I was so excited to find a great Montessori quote for you about something that sets Montessori apart from every other educational method in the world: Our work to help the child develop his concentration. I reread various chapters of The Montessori Method and Spontaneous Activity in Education and quickly remembered why Montessori guides never list these works as their favorites: It’s all science. There are graphs and explanations and anecdotal evidence. There’s allusion to exactitude of presentations but no focus whatsoever on how to present. While it may be boring to trudge through, it is the essence of our method. So, no interesting quote today, but several take-aways.
First, the children can only develop concentration, when given time to build concentration. This is why we have a three-hour work cycle. Each child has the opportunity to work with a material or project for up to three hours, without interruption. The child is on their schedule for those three hours, not the teacher’s. At home, this means we should be giving children the opportunity to have long, unscheduled times in which they decide what to do. My daughter says she is bored often, during these times. That’s great. She needs to have time to think about how to occupy herself or the freedom to seemingly not occupy herself and just daydream or observe or think. These seeming “down” times entrench the brain’s ability to focus.
Second, the skill of concentration is something that varies with development. Young babies actually have more of an ability than we usually give them credit for. I once visited the infant room and made eye contact with an 8-month old infant. That child held my gaze for more than 20 minutes, as I talked to her and she babbled. This is not uncommon. Younger primary aged children may only concentrate for a few minutes at a time, but that ability to concentrate can be nourished and grows with age. Lower elementary children can often concentrate for up to an hour (or more) at a time, but still crave tons of movement. Upper elementary children often concentrate so much on one task that we interrupt those tasks with lessons to teach the skill of project management—having your concentration broken and being able to go back to it. Adolescents enter a period of tremendous brain growth. Their concentration varies by interest—creative tasks can garner intense concentration, while intellectual tasks are broken up into lower intensity work sessions. We have to start with the concentration level of each child and work to enhance it slowly.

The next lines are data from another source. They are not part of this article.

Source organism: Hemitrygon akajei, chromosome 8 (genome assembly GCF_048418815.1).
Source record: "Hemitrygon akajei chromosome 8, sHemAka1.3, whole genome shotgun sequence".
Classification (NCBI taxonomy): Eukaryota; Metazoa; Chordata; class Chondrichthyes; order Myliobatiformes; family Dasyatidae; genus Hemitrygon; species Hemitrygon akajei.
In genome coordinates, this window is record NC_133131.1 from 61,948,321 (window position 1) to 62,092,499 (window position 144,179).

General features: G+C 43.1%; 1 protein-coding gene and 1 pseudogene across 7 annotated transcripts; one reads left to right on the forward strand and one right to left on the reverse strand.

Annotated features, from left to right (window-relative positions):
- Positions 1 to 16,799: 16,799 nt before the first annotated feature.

Finally, when we interrupt a young child’s concentration with our own agenda, we are training the child to have a short attention span. A child working to tie his shoes needs time, even if we are running late. A child telling a story needs to finish the story. Building a Lego tower—same thing. We need to protect the child’s concentration as much as possible. Each time the concentration on a task is interrupted, the brain is sent the signal that not completing the task is valuable. This can be very upsetting to young children, resulting in crying or tantrums. As parents, we have got to slow down to allow the child to see through their process.
In an era when soft skills—like focus and concentration—are valued so highly and so rarely found, this mindset as parents and educators is critical to their future success.